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Potential contribution of selected canopy traits to the tolerance of foliar disease by spring barley

Bingham, I.J., Topp, C.F.E.
Plant pathology 2009 v.58 no.6 pp. 1010-1020
Hordeum vulgare, absorption, canopy, disease resistance, disease severity, foliar diseases, genetic variation, germplasm, leaf area index, leaves, models, photosynthesis, solar radiation, spring barley, temperature, Scotland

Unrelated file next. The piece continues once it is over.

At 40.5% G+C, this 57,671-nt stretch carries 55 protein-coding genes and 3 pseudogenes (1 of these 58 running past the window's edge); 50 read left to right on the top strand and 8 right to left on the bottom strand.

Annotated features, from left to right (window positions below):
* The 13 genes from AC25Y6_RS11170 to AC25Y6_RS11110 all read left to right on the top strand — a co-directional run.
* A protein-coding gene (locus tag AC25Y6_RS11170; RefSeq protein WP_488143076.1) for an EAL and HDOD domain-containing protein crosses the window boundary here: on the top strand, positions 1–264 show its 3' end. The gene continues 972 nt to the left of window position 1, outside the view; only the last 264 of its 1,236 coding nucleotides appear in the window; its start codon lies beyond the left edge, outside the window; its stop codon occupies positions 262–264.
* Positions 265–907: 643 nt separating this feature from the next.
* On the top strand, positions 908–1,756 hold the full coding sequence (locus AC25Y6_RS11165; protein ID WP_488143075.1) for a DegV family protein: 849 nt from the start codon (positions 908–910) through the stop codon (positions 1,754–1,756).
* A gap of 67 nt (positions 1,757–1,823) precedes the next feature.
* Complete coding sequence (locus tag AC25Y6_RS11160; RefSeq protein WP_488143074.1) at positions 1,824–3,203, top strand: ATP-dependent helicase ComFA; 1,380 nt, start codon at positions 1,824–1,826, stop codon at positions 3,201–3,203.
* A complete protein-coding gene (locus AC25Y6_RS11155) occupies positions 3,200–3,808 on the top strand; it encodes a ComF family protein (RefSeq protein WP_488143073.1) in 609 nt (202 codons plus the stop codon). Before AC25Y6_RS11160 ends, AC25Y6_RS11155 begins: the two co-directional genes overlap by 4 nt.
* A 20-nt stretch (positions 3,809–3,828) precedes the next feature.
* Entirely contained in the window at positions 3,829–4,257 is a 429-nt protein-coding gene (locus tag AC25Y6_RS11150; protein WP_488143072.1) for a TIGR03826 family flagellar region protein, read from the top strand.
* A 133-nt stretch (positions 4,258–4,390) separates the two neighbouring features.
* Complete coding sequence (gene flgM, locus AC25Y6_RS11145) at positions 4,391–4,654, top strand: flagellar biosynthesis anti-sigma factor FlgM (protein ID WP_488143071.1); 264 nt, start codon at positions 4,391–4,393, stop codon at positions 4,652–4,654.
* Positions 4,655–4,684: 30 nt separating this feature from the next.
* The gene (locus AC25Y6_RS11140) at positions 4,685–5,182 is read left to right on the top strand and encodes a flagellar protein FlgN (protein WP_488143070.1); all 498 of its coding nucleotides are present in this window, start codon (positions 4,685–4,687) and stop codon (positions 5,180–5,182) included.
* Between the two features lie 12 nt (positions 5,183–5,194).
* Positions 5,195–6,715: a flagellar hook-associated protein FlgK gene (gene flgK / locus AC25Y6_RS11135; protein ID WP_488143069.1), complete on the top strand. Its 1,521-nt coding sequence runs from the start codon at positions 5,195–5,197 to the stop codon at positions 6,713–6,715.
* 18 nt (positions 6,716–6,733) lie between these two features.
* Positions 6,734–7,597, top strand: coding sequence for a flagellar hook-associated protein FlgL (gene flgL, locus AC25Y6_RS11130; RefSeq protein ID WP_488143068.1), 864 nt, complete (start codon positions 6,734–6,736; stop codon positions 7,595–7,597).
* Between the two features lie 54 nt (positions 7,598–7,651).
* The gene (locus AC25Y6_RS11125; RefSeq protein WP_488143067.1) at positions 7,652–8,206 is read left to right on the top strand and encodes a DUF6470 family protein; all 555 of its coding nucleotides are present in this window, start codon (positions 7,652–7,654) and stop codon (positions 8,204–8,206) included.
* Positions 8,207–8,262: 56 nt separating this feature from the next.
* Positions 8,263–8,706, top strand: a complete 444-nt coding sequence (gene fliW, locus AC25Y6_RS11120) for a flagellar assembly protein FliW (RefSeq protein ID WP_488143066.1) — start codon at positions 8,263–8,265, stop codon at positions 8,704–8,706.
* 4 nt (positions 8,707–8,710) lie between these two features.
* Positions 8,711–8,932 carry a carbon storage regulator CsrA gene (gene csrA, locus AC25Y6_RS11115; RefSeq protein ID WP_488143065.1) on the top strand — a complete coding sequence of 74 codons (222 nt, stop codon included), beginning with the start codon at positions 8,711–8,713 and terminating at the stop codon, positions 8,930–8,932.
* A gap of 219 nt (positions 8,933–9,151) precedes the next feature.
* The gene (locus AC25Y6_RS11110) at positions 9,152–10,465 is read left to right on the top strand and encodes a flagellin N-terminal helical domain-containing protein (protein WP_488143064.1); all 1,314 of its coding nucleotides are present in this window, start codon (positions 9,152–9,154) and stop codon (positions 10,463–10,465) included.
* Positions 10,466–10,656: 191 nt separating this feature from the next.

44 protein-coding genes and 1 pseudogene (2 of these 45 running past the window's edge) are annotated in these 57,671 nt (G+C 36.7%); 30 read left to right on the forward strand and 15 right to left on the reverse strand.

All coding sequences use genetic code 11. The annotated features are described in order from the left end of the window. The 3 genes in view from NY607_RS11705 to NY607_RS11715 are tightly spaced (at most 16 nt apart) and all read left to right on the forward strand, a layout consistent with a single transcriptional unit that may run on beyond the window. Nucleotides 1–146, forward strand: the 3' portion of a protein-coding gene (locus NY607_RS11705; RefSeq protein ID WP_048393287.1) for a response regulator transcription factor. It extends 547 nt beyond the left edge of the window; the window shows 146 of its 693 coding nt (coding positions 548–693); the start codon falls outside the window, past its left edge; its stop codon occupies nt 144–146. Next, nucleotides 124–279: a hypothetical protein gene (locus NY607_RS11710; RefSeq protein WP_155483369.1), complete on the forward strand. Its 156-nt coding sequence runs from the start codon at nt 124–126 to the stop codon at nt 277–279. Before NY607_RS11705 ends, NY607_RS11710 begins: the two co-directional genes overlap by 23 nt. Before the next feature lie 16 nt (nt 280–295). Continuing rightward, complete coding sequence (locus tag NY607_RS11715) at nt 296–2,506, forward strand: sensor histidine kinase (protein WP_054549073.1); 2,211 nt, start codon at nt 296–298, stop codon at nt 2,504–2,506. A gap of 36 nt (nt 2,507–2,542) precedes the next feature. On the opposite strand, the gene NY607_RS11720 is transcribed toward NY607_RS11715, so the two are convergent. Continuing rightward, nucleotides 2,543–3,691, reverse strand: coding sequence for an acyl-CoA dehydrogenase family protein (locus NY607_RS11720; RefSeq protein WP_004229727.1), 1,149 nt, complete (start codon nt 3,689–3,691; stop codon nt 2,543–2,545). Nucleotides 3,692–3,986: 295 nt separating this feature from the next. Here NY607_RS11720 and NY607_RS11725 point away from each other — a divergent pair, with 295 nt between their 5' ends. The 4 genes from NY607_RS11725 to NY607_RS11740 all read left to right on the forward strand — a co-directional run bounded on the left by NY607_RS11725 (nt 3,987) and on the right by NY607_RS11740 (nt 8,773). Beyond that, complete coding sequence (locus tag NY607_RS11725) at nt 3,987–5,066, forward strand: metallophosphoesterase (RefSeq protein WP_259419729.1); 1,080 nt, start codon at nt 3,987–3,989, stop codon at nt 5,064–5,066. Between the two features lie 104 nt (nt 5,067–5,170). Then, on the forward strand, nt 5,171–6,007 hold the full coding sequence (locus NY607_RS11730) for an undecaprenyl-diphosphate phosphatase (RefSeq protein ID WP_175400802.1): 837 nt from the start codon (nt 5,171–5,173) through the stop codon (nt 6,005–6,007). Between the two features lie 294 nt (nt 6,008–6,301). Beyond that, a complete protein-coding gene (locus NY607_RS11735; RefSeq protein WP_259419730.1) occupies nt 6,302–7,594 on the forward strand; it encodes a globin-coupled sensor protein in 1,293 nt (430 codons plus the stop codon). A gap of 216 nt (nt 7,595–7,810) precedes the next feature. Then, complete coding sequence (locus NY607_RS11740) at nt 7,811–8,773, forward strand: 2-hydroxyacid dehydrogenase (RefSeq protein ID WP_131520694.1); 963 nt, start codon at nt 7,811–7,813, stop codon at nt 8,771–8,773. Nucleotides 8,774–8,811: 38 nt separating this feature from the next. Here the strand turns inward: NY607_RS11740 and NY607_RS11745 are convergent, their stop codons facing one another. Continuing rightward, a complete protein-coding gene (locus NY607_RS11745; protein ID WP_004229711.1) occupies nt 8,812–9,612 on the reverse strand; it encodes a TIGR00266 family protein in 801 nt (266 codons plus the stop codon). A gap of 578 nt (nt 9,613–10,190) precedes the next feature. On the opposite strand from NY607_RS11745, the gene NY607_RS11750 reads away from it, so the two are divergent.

A model of canopy photosynthesis and above-ground growth rate was used to investigate the potential impact of several canopy traits on tolerance of foliar disease by barley. Disease tolerance was defined as the reduction in predicted crop dry-matter growth rate per unit of visible disease symptoms. The traits were canopy area (leaf area index, LAI), light extinction coefficient (k) and the ratio of virtual to visible lesion size (β). The effects of altering the area of the healthy flag leaf and its light-saturated rate of photosynthesis (Pmax) in response to disease elsewhere on the plant were also investigated. The model was parameterized for spring barley and run with a solar radiation and temperature regime typical of north-east Scotland. Predicted reductions in growth rate per unit increase in disease were greatest at high disease severity and when disease was distributed relatively uniformly through the canopy. Tolerance was increased by increasing LAI to >3 and k to >0·3, but the beneficial effects depended on the severity and, to a lesser extent, the distribution of disease. Tolerance was reduced by increasing β. A sensitivity analysis performed at a single disease severity and distribution showed that tolerance was most sensitive to variations in β and compensatory adjustments in area and Pmax of the flag leaf, and least sensitive to whole canopy LAI and k. Future research should quantify the genetic variation in these traits within barley germplasm to evaluate the scope for improving the disease tolerance of spring barley.